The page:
Alabama Republican Rep. Mo Brooks, a member of the conservative House Freedom Caucus, recently launched a bid for Attorney General Jeff Sessions' former Senate seat.
Now that President Donald Trump has publicly questioned whether Sessions should be running the Department of Justice, Brooks has offered a proposal to the state's Republican Party: Each of the nine declared GOP candidates vying for Sessions' seat should drop out of the race and push to reinstate Sessions:
I cannot remain silent about the treatment Jeff Sessions is receiving from President Trump. If the President has reservations about Attorney General Jeff Sessions, that is okay. No two people agree all the time. But President Trump should raise his reservations with Attorney General Sessions privately, man to man, one on one, not publicly scorn a great man like this.
I support President Trump’s policies, but this public waterboarding of one of the greatest people Alabama has ever produced is inappropriate and insulting to the people of Alabama who know Jeff Sessions so well and elected him so often by overwhelming margins.
With that said, If President Trump wants a new Attorney General, he has that right. That is why today I am making the people of Alabama a “win-win” promise: a “win” for President Trump and a “win” for Jeff Sessions.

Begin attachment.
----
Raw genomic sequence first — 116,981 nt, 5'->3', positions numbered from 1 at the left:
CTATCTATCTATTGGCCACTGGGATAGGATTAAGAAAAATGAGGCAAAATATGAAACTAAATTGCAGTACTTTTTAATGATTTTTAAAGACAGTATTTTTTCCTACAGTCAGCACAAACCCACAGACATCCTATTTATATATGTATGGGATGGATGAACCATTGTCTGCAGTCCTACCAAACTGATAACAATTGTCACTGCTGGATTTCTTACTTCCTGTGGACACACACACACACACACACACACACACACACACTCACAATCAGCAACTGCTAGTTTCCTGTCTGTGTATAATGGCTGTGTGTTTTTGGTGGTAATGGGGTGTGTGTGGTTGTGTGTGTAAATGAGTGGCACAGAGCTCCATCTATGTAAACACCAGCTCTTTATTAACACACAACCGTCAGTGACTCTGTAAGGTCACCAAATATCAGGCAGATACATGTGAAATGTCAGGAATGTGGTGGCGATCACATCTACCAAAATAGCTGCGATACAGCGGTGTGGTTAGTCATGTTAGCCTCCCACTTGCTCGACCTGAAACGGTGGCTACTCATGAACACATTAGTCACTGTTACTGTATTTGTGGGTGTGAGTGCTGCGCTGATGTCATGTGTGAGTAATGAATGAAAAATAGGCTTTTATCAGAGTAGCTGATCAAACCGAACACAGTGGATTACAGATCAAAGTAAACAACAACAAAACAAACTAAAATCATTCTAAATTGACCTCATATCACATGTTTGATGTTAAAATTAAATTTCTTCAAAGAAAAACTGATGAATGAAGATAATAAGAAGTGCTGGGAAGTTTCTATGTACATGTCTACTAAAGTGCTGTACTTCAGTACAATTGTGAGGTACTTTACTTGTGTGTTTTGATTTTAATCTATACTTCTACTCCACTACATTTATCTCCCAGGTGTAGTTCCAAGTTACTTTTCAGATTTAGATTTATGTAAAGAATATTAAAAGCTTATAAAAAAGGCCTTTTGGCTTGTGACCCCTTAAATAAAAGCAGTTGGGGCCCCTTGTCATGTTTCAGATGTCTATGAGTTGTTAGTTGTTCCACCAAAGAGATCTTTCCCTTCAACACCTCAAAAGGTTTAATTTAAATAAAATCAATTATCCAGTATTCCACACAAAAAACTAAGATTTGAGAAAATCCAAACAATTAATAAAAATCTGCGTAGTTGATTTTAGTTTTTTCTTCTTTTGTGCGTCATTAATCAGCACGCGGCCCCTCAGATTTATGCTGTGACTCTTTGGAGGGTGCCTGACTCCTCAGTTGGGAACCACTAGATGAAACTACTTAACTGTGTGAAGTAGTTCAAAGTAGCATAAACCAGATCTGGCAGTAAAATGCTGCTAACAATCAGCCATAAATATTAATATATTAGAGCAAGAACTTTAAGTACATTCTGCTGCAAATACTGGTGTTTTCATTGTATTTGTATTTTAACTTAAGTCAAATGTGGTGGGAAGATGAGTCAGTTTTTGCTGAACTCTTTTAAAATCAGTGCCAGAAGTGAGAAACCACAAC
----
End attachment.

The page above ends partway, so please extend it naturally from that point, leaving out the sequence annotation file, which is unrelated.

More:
I offer to withdraw completely from the race for Senate if my other GOP opponents in this race will concur on the terms and conditions set forth in the accompanying “Resolution Reinstating Jeff Sessions as United States Senator.”
Brooks' resolution would be presented to the Alabama Republican Party. Reappointing Session could take place in one of two ways:
1. Each of the nine Republican candidates drops out of the race, which allows the Alabama GOP to nominate a candidate (Sessions) for the vacant seat in the special election, which was called to order by Gov. Kay Ivey.
2. Junior Sen. Luther Strange agrees to resign, at which point Gov. Ivey can reappoint Sessions to his previous seat.
Candidates have until Aug. 8 to sign the resolution. Otherwise, the election will proceed as normal.
It is unclear whether or not Brooks would run against Sessions should the embattled attorney general decide to run and the resolution fails to receive unanimous support.